How One Local Music Fest Became the Coolest Coachella Alternative

Staying true to L.A.’s underground scene takes a lot of work

Imagine you’re throwing a dinner party, and you need to fill just the right number of chairs with a mix of people who are all going to get along and, ideally, have sparkling conversation. Think about how tricky it can be to wrangle all your friends to be in one place on the same night, but not invite that one guy that half of them don’t like but the other half love, and accommodate all their dietary restrictions. Now multiply that task out times several thousand, add in tight budgets, venue logistics, and other factors, and you start to get a sense of what it takes to curate a music festival.

For the team that comes together to throw BROKE LA (formerly Brokechella), a seven-year-old festival celebrating L.A.’s vibrant independent music, comedy, and art scenes, it’s a labor of love—but it’s definitely still labor.

This year’s two-day, three-stage festival—which takes place during Coachella’s second weekend, for a fraction of the price—features over 50 musical acts and 40 comedians, and includes a vendor market, art installations, a yoga and wellness activity areas, and tons of other moving parts to manage. The process of putting that all together starts months in advance, when the event curators put out a call online for artist submissions, which netted almost 700 applications this year.

BROKE LA Festival

Photograph by Justin Baker

“Though our curators and producers are plugged into what’s going on in the scene, it’s important to us to give opportunity to folks we may never have heard of,” explains Negin Singh, co-producer of BROKE LA. “We promise that our curators listen to every single submission, no matter how new you are to the game.”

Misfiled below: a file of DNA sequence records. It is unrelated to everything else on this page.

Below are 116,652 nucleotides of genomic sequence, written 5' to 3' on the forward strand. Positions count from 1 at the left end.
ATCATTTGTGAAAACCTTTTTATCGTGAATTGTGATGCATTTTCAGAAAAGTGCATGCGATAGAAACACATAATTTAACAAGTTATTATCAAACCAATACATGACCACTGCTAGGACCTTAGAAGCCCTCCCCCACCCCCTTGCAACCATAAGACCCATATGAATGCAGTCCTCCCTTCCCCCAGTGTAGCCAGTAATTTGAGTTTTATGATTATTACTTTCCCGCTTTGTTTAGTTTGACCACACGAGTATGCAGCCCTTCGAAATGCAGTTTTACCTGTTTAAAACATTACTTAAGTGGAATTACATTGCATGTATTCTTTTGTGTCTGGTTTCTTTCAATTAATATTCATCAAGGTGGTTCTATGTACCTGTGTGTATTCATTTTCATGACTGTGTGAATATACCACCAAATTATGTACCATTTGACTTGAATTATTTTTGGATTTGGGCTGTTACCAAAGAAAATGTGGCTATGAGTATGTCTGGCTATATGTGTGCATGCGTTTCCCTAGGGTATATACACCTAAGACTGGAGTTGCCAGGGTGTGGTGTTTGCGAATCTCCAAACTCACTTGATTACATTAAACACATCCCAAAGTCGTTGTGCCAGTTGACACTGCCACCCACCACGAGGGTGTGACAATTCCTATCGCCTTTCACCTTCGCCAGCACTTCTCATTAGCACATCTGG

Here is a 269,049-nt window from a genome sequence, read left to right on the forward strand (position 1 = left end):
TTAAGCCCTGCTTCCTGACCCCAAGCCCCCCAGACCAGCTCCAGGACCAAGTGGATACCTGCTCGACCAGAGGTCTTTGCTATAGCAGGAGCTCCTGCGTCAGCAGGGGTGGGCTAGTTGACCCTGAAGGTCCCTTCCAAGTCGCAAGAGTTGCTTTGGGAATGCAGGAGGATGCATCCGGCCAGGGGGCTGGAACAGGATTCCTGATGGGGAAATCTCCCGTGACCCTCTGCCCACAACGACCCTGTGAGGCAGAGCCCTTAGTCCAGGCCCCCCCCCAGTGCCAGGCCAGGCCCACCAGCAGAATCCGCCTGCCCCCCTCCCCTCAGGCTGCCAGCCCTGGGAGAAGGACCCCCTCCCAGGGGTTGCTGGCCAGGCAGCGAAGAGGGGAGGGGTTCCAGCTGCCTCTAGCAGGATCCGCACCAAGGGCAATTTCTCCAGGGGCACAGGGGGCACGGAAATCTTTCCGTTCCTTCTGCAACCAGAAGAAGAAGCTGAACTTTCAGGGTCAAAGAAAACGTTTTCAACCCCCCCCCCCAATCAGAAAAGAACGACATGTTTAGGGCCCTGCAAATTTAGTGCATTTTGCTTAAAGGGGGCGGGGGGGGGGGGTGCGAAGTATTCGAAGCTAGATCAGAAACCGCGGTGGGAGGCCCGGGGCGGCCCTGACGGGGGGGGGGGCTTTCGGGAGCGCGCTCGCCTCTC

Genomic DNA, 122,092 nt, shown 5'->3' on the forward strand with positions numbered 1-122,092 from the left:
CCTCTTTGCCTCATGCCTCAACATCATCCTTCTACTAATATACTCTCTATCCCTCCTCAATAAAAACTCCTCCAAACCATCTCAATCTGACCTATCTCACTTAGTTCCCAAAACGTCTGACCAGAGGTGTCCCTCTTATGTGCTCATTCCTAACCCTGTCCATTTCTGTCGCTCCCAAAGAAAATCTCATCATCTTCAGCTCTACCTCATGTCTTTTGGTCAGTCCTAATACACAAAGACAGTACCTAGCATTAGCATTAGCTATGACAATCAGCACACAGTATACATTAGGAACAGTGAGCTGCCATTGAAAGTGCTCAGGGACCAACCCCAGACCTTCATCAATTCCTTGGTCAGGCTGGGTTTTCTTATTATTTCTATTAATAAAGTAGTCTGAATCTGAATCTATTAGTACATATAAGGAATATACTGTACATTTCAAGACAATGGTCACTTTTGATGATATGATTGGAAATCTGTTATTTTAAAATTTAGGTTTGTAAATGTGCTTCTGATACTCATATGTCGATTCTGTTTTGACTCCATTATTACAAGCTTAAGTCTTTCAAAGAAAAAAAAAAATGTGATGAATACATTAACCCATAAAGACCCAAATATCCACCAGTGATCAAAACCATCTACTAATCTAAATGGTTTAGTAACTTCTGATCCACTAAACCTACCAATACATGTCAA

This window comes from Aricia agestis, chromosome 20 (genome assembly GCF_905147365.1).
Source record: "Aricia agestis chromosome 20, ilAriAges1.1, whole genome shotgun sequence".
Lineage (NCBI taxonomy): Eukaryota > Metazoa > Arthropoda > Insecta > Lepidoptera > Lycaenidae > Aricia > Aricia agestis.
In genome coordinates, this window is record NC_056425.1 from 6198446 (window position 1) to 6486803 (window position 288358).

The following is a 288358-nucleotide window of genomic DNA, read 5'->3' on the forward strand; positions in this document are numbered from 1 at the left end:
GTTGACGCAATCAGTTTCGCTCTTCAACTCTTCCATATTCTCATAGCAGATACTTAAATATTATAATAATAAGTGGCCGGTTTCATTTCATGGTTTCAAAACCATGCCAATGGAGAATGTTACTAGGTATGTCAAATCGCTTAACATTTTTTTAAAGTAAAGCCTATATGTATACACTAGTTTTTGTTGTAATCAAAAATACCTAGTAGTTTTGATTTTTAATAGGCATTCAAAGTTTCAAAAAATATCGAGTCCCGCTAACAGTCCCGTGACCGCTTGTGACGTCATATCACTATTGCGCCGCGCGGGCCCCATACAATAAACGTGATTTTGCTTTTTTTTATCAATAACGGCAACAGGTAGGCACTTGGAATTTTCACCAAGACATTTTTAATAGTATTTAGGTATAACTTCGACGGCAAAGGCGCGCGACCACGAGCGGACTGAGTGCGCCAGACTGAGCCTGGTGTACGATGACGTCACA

Each curator brings a short list to the show’s producers for consideration, and the team goes over all the finalists as a group. From that list, they’ll assemble the bulk of the lineup, but they still need to make final adjustments to keep the talent roster balanced.

“We look at any holes that are needed to be filled, and reach out to artists that could fill those spots,” Singh says. “We want to make sure we’re well-rounded in the sound, that we’re representing a variety of genres, and, of course, keeping our talent pool diverse and at least 50 percent women-lead.”

They’re not just looking for the most famous acts they can book, either. “You get such a mixed bag, and some real surprising gems. […] You’ll get a submission that is some kid who just released three amazing tracks and has 100 followers, but who is doing something totally fresh and new, and we program them,” Singh says.

BROKE LA Festival

Photograph by Rachel Collins

Listening through all those submissions also gives the BROKE LA crew a sense of the trends going on in L.A.’s underground. This year, Singh observed a major resurgence in pop, with artists taking that genre in exciting new directions, and a wave of talented women artists. “We remember five years ago, having to really comb through submissions and do reach-outs to find acts lead by women, but this year, it was abundant, and across genres too.”

All that work putting the puzzle pieces together pays off when the show opens. Among the artists to watch are Sizzy Rocket, whom the festival’s head music curator, Jessica Delijani describes as “basically the biggest badass.” By age 20, she had assembled a punk band, co-written songs with Diplo and Run the Jewels, and launched her own record label, Diet Punk. Delijani also calls out the innovative electronic-pop of Robokid, and the must-see live show of CAPYAC. Comedy curator Chelsea Quinn is excited about The Wave, a trio known from Comedy Central’s Roast Battle; Atsuko Okatsuka, who was the co-founder of the first-ever all-Asian, mostly female comedy tour in the U.S.; and Jackie Fabulous.

BROKE LA, April 21 and 22, at the Regent Theater, 448 S. Main St, downtown. Tickets ($25) are on sale now. 

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